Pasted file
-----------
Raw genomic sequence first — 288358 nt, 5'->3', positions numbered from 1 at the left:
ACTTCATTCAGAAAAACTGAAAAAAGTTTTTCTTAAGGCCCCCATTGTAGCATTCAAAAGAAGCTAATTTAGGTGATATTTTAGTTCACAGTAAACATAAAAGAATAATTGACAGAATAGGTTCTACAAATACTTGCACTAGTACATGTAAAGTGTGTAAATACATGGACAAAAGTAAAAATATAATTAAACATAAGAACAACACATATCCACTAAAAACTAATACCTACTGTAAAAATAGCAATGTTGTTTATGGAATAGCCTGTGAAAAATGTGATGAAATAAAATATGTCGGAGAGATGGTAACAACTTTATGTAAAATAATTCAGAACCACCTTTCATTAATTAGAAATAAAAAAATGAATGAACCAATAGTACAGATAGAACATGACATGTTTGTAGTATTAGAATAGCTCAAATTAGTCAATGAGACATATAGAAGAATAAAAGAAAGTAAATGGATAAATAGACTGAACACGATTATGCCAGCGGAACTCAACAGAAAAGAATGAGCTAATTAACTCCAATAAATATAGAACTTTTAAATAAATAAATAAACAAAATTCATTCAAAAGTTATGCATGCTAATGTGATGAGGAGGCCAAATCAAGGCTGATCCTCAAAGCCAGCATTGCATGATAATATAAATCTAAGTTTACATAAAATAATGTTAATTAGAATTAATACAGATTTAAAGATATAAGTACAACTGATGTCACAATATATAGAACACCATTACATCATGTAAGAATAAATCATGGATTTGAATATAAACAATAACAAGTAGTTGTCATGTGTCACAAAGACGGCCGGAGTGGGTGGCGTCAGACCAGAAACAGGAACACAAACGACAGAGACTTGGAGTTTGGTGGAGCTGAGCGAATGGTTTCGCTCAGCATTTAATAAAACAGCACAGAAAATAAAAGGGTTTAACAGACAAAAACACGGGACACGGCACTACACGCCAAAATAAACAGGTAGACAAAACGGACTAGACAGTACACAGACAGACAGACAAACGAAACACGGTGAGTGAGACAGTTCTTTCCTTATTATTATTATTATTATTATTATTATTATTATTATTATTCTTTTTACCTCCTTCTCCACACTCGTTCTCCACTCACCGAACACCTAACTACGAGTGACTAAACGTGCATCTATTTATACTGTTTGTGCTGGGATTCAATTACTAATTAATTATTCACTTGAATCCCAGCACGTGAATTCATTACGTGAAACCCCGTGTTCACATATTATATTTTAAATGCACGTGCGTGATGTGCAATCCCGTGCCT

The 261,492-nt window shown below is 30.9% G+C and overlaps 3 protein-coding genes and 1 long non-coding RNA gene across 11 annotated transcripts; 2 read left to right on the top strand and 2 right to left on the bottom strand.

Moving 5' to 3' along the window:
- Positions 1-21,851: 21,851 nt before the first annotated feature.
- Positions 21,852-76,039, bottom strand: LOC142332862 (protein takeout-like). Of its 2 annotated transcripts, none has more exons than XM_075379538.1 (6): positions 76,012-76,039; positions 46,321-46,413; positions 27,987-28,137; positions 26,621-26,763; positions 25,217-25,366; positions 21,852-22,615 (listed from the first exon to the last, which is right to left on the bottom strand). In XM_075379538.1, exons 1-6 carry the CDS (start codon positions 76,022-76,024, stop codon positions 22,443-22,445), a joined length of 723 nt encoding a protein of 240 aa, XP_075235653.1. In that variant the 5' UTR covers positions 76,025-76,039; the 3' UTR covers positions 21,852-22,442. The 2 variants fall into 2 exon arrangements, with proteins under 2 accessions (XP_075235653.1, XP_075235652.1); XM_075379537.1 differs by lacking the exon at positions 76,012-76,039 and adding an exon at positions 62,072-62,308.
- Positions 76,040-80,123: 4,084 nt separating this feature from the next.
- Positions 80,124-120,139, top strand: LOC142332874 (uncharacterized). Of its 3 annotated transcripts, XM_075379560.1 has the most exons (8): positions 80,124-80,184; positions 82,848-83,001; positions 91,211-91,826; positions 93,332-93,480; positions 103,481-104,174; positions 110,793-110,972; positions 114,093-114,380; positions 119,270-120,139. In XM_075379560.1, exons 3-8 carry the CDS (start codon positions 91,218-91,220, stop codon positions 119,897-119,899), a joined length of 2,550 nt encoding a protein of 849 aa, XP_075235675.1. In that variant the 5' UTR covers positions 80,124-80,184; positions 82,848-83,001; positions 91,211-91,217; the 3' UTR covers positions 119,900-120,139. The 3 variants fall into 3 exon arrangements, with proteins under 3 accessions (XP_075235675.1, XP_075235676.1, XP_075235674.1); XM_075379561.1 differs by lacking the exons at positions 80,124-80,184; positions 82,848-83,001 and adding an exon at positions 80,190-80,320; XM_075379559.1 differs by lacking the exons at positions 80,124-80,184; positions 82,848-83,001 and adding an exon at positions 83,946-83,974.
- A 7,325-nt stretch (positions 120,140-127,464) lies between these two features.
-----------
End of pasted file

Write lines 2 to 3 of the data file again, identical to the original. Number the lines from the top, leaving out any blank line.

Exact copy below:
ACTTCATTCAGAAAAACTGAAAAAAGTTTTTCTTAAGGCCCCCATTGTAGCATTCAAAAGAAGCTAATTTAGGTGATATTTTAGTTCACAGTAAACATAAAAGAATAATTGACAGAATAGGTTCTACAAATACTTGCACTAGTACATGTAAAGTGTGTAAATACATGGACAAAAGTAAAAATATAATTAAACATAAGAACAACACATATCCACTAAAAACTAATACCTACTGTAAAAATAGCAATGTTGTTTATGGAATAGCCTGTGAAAAATGTGATGAAATAAAATATGTCGGAGAGATGGTAACAACTTTATGTAAAATAATTCAGAACCACCTTTCATTAATTAGAAATAAAAAAATGAATGAACCAATAGTACAGATAGAACATGACATGTTTGTAGTATTAGAATAGCTCAAATTAGTCAATGAGACATATAGAAGAATAAAAGAAAGTAAATGGATAAATAGACTGAACACGATTATGCCAGCGGAACTCAACAGAAAAGAATGAGCTAATTAACTCCAATAAATATAGAACTTTTAAATAAATAAATAAACAAAATTCATTCAAAAGTTATGCATGCTAATGTGATGAGGAGGCCAAATCAAGGCTGATCCTCAAAGCCAGCATTGCATGATAATATAAATCTAAGTTTACATAAAATAATGTTAATTAGAATTAATACAGATTTAAAGATATAAGTACAACTGATGTCACAATATATAGAACACCATTACATCATGTAAGAATAAATCATGGATTTGAATATAAACAATAACAAGTAGTTGTCATGTGTCACAAAGACGGCCGGAGTGGGTGGCGTCAGACCAGAAACAGGAACACAAACGACAGAGACTTGGAGTTTGGTGGAGCTGAGCGAATGGTTTCGCTCAGCATTTAATAAAACAGCACAGAAAATAAAAGGGTTTAACAGACAAAAACACGGGACACGGCACTACACGCCAAAATAAACAGGTAGACAAAACGGACTAGACAGTACACAGACAGACAGACAAACGAAACACGGTGAGTGAGACAGTTCTTTCCTTATTATTATTATTATTATTATTATTATTATTATTATTATTCTTTTTACCTCCTTCTCCACACTCGTTCTCCACTCACCGAACACCTAACTACGAGTGACTAAACGTGCATCTATTTATACTGTTTGTGCTGGGATTCAATTACTAATTAATTATTCACTTGAATCCCAGCACGTGAATTCATTACGTGAAACCCCGTGTTCACATATTATATTTTAAATGCACGTGCGTGATGTGCAATCCCGTGCCT

The 261,492-nt window shown below is 30.9% G+C and overlaps 3 protein-coding genes and 1 long non-coding RNA gene across 11 annotated transcripts; 2 read left to right on the top strand and 2 right to left on the bottom strand.